Insulin-Mediated and Non-Insulin-Mediated Metabolic Effects of Gastroenteropancreatic Peptides in Type I and Type II Diabetes

  • J. Dupre
  • A. Baer
  • M. Lee
  • T. J. McDonald
  • J. Radziuk
  • N. W. Rodger
  • S. Sullivan
Part of the Advances in Experimental Medicine and Biology book series (AEMB, volume 189)


The recognition of secretion as a physiological regulator of the exocrine secretions of the pancreas in 1902 led to generalization of the concept of hormonal control of digestive sections,1 and excited interest in such mechanisms as possible mediators of the functions of the pancreas in control of glycemia.2 According to the “incretin” hypothesis, hormones released from the gastrointestinal tract in response to ingestion of nutrients serve to activate the glucoregulatory function of the pancreas.3 With the later identification of insulin as a hormonal effector of these functions, the hypothesis was adapted by suggesting that incretin stimulates insulin secretion. A variety of experiments with crude extracts of gastrointestinal tissues yielded conflicting results4, and following the recognition of direct effects of glucose on the release of insulin interest in incretin waned. However in the early 1960’s it was recognized that the glycemic stimulus to insulin secretion cannot account for differences in blood insulin levels after enteral and parenteral administration of glucose, which are also accompanied by apparent differences in glucose disposa1.5,6 These observations revived the hormonal hypothesis for stimulation of the beta cells by gastrointestinal factors, and a renewed search for candidate peptides that might fill this role was undertaken. Studies of these phenomena have yielded evidence related to the pathophysiology of disorders of intermediary metabolism in diabetes, with indications of differences between Type I and Type II diabetes in this context. However, before discussing the identification of incretins it is necessary to consider the question whether the hypothetical enteroinsular axis is necessary or sufficient to account for differences in glucose homeostasis observed with enteral and parenteral administration of the sugar, and whether mechanisms other than those simply dependent on portal perfusion of the liver and/or the recognized effects of insulin must be invoked.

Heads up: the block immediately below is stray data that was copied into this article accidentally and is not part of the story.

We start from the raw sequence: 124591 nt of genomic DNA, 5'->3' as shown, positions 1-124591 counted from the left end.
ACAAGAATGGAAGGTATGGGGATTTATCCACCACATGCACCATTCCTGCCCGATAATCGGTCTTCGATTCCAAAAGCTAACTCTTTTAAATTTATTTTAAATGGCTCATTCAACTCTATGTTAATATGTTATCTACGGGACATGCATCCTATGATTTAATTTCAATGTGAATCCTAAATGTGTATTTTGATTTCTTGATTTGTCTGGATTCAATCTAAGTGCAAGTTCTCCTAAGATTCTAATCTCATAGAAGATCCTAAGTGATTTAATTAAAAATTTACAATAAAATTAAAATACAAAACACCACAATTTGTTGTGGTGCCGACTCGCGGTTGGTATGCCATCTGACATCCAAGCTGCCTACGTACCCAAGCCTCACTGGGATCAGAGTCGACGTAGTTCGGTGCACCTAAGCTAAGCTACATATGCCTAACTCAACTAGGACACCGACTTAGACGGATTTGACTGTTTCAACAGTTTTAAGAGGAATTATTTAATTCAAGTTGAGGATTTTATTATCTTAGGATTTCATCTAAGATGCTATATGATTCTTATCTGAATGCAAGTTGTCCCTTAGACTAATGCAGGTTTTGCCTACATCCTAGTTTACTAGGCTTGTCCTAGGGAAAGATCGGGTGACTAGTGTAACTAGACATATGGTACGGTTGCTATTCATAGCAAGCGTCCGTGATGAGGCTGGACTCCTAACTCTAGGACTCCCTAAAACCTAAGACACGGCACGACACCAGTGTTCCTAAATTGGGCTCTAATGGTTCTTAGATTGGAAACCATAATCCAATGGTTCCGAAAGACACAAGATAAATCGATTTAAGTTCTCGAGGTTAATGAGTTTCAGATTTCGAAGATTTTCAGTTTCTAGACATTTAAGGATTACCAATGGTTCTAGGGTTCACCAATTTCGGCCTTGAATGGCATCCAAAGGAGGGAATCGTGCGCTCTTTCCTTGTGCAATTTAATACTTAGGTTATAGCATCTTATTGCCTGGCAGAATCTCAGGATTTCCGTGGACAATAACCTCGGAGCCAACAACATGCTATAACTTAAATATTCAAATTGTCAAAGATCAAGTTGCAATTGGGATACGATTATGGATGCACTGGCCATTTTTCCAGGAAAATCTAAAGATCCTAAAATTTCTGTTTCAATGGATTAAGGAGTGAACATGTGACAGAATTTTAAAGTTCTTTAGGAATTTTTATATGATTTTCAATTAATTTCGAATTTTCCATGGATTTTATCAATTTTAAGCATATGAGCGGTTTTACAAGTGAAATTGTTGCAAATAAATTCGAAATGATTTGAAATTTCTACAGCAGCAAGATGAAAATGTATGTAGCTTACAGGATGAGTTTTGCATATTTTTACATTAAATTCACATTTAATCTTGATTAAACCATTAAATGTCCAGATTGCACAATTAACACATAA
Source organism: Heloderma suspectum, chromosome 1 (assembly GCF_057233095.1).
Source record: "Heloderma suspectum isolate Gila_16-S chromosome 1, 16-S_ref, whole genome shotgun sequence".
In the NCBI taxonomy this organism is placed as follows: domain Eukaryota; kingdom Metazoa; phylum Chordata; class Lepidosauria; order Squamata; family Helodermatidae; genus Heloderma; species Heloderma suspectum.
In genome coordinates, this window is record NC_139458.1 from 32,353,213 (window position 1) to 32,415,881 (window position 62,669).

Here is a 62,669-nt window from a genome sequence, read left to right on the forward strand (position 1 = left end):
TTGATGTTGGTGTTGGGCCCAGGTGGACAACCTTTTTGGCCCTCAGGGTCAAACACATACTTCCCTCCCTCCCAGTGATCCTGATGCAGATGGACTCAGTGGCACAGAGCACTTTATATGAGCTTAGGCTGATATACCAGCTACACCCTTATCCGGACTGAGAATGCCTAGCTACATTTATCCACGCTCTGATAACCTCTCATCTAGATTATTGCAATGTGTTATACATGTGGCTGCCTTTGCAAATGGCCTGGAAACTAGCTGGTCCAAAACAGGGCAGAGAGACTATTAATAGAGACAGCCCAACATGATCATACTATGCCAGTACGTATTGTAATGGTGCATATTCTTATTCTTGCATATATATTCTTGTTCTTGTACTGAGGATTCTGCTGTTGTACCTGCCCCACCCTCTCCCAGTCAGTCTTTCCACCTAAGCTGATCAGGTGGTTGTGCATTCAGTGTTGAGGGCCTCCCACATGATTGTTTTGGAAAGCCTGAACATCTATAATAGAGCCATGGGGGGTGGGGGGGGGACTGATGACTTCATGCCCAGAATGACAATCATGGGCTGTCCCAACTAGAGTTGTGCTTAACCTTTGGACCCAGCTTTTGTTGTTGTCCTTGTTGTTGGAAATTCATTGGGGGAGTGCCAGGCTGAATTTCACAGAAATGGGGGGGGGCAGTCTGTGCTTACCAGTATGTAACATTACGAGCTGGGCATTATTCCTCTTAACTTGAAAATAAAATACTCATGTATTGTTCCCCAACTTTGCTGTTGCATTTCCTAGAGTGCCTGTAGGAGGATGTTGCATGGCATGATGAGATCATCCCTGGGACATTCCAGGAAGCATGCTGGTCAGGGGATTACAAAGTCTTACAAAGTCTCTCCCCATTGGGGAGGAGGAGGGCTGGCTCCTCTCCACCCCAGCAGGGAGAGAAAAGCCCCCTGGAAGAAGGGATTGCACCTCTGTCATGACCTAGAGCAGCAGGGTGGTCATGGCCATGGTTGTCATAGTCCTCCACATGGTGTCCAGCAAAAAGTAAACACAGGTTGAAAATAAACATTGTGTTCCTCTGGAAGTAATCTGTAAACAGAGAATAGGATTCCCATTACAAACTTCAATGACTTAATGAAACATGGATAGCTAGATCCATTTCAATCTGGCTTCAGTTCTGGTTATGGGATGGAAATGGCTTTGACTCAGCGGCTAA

Insulin Secretion Beta Cell Glucose Disposal Continuous Subcutaneous Insulin Infusion Gastric Inhibitory Polypeptide 
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Copyright information

© Springer Science+Business Media New York 1985

Authors and Affiliations

  • J. Dupre
    • 1
  • A. Baer
    • 1
  • M. Lee
    • 1
  • T. J. McDonald
    • 1
  • J. Radziuk
    • 1
  • N. W. Rodger
    • 1
  • S. Sullivan
    • 1
  1. 1.Department of MedicineUniversity of Western OntarioLondonCanada

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